The Slowcook at Spydog Farm The Slowcook at Spydog Farm

Saturated Fat Vindicated?

January 27th, 2010 · 2 Comments · Posted in food news


Not all fats are created equal

Not all fats are created equal

We don’t harbor any prejudices against fat. In fact, we respect fat as an essential macro-nutrient, along with protein. On a low-carb, high-fat and protein diet, I’ve lost a ton of weight and improved my health dramatically by every standard measure. What’s important is not how much fat you eat, but what kind of fat.

We try to avoid polyunsaturated, omega-6 fats such as soybean, cottonseed and corn oil. These fats, although ubiquitous in the modern food chain, especially in prepared and processed foods, until very recently were entirely unknown to the human diet. We try to incorporate more healthy, mono-unsaturated fats in our diet, such as those from olive oil and nuts. (But pork fat is also 60 percent mono-unsaturated.) We also try to eat more omega-3 fats from oily fish (wild-caught Alaskan salmon, sardines) as well as grass-fed meats, dairy and eggs.

Knowing which fats are best and where to find them takes education, and that you have to do on your own. To learn about which fats to eat and which to avoid, do your homework.

But even people who know a thing or two about fats are leery of saturated fat. Doesn’t that cause heart disease? In fact, the human body is perfectly equipped to handle saturated fats. Enzymes de-saturate them and turn them into more readily usable components.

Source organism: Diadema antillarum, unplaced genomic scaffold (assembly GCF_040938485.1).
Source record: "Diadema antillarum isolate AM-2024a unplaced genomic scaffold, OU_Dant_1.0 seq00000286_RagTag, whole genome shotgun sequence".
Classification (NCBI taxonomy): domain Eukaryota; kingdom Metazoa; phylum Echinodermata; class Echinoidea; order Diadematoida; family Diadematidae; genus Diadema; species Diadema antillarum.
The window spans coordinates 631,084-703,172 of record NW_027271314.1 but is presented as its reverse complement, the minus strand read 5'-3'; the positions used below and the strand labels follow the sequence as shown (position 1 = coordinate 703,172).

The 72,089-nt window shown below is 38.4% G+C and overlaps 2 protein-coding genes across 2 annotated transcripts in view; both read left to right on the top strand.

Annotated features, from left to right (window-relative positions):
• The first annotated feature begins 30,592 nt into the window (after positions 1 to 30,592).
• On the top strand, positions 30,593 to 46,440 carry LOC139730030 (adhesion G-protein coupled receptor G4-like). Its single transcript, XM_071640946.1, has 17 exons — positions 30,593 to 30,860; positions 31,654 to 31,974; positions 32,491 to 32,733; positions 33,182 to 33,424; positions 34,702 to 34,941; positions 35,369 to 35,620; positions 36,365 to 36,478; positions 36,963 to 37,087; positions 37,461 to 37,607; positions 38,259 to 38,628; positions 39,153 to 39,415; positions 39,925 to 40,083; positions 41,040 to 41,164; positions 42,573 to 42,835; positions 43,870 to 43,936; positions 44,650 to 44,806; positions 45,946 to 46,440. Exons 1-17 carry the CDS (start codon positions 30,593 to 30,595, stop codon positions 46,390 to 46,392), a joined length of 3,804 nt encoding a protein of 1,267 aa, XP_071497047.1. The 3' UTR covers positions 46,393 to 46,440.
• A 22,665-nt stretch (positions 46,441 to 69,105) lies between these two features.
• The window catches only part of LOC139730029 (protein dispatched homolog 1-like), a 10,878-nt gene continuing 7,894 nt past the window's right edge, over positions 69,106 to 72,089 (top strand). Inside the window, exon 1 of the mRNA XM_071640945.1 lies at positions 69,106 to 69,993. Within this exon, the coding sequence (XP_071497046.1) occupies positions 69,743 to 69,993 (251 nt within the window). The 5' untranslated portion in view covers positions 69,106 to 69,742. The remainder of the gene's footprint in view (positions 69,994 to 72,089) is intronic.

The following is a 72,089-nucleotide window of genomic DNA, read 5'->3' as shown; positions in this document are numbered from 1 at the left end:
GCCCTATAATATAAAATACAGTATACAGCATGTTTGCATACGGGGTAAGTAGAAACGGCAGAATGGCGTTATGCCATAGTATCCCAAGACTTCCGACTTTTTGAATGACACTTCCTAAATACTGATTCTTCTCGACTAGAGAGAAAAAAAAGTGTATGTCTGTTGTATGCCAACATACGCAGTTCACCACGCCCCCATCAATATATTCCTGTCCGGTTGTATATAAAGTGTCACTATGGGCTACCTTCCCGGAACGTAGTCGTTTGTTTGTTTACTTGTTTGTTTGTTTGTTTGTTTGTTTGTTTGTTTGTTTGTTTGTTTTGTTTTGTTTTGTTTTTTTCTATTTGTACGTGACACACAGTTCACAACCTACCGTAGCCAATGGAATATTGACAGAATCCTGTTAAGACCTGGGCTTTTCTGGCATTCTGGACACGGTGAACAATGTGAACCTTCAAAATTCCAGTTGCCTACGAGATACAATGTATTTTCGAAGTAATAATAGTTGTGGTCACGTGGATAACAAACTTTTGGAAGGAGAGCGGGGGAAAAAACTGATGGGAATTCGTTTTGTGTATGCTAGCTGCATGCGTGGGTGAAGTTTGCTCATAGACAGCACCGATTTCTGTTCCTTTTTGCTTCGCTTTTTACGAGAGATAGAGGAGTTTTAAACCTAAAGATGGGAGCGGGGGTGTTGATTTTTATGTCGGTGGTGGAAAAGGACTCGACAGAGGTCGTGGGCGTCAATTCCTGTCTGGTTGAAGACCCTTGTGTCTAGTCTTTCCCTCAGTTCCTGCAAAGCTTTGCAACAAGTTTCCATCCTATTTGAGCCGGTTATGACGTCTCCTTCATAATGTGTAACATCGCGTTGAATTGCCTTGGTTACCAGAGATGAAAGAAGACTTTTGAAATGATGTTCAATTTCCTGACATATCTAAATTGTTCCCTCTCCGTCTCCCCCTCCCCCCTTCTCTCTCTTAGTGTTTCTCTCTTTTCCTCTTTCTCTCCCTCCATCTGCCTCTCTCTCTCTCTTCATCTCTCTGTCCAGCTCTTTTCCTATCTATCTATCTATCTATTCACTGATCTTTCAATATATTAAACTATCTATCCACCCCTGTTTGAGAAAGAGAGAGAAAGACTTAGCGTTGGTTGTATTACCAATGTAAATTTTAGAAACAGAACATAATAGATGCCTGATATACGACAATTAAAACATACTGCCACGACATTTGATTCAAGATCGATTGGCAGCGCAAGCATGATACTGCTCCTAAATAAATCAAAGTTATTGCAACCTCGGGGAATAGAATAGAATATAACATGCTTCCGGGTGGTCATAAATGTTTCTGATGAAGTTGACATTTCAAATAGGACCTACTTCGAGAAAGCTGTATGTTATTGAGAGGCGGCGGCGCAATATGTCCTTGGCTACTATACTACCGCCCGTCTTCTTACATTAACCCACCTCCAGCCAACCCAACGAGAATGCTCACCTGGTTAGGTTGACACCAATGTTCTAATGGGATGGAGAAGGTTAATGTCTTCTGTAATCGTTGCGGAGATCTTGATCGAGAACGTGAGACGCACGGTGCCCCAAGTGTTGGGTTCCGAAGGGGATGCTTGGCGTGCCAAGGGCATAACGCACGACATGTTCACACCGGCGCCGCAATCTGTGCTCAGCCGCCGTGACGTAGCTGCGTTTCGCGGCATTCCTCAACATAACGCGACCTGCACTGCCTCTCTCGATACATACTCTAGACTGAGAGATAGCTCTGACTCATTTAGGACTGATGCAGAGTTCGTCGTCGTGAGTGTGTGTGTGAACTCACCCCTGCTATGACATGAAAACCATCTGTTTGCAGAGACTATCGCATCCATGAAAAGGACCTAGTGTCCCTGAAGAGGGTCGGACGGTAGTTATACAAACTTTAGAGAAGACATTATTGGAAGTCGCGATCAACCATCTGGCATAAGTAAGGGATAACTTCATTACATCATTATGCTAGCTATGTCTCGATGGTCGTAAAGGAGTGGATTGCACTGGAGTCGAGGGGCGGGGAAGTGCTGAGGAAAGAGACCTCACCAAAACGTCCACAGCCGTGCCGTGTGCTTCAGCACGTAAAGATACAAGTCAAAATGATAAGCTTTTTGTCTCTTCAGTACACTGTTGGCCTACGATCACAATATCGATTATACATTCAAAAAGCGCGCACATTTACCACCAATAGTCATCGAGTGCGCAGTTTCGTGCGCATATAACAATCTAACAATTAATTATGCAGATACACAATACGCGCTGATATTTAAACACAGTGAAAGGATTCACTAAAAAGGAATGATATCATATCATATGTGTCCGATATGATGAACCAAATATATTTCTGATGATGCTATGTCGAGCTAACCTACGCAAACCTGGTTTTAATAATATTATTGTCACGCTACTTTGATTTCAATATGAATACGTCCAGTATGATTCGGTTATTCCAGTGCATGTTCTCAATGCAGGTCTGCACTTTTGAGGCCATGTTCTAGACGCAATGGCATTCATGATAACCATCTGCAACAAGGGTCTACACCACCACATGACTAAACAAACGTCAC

Even among saturated fats,  however, there are different kinds and much to consider. Most common are saturated fats from animals such as beef and pork. Avoid beef raised on corn in confined animal feedlot operations, or CAFOs. Find a good source of grass-fed meats and stick with that. Coconut oil, which is almost entirely saturated fat, is actually quite healthful. It is composed of rare, medium-chain fatty acids that the body quickly metabolizes for energy. It is 50 percent lauric acid, a proven antimicrobial that boosts the immune system. Not surprisingly, mother’s milk is also high in lauric acid. Ain’t nature grand?

Now comes Michael Eades, the medical doctor and author of low-carb diet books, trumpeting a new meta-study concluding that there is no link between saturated fat and heart disease. Eades does not care for meta-studies much. These are not actual studies, just analyses of studies previously conducted. But this meta-study was conducted by a well-respected researcher, and published in a well-respected journal. Further proof, I say, that you just can’t believe everything you hear from the anti-fat propagandists. This issue really does require careful study, rather than simply following the politically-correct edicts of the herd.

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  • alfredoe

    Thanks for an informative article.

    Alfredo E.

  • Darcy

    Michael Pollan does a great job covering this subject in his book “In Defense of Food”. For those that haven’t read it, I highly suggest it.

    Ed- Thanks for shedding light on this topic and also for your very informative articles on school food. I just recently stumbled upon your blog and am finding it very interesting.